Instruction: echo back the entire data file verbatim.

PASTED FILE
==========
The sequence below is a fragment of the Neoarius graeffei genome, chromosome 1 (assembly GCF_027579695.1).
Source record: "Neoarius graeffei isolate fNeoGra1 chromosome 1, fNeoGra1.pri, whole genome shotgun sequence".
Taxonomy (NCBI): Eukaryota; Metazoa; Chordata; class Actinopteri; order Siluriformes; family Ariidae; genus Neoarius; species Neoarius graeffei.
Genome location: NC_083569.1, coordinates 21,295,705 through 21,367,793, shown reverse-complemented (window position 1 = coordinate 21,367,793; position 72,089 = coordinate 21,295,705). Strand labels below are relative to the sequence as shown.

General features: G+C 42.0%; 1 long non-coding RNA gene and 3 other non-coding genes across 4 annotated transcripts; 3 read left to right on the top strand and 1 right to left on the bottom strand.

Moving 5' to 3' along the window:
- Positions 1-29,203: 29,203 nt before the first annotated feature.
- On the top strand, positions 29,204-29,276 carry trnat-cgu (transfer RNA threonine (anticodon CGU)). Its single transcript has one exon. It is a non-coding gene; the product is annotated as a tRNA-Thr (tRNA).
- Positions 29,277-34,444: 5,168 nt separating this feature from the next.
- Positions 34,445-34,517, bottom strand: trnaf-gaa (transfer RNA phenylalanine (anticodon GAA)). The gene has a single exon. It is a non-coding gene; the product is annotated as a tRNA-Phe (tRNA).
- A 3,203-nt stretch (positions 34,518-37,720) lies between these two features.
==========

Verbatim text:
The sequence below is a fragment of the Neoarius graeffei genome, chromosome 1 (assembly GCF_027579695.1).
Source record: "Neoarius graeffei isolate fNeoGra1 chromosome 1, fNeoGra1.pri, whole genome shotgun sequence".
Taxonomy (NCBI): Eukaryota; Metazoa; Chordata; class Actinopteri; order Siluriformes; family Ariidae; genus Neoarius; species Neoarius graeffei.
Genome location: NC_083569.1, coordinates 21,295,705 through 21,367,793, shown reverse-complemented (window position 1 = coordinate 21,367,793; position 72,089 = coordinate 21,295,705). Strand labels below are relative to the sequence as shown.

General features: G+C 42.0%; 1 long non-coding RNA gene and 3 other non-coding genes across 4 annotated transcripts; 3 read left to right on the top strand and 1 right to left on the bottom strand.

Moving 5' to 3' along the window:
- Positions 1-29,203: 29,203 nt before the first annotated feature.
- On the top strand, positions 29,204-29,276 carry trnat-cgu (transfer RNA threonine (anticodon CGU)). Its single transcript has one exon. It is a non-coding gene; the product is annotated as a tRNA-Thr (tRNA).
- Positions 29,277-34,444: 5,168 nt separating this feature from the next.
- Positions 34,445-34,517, bottom strand: trnaf-gaa (transfer RNA phenylalanine (anticodon GAA)). The gene has a single exon. It is a non-coding gene; the product is annotated as a tRNA-Phe (tRNA).
- A 3,203-nt stretch (positions 34,518-37,720) lies between these two features.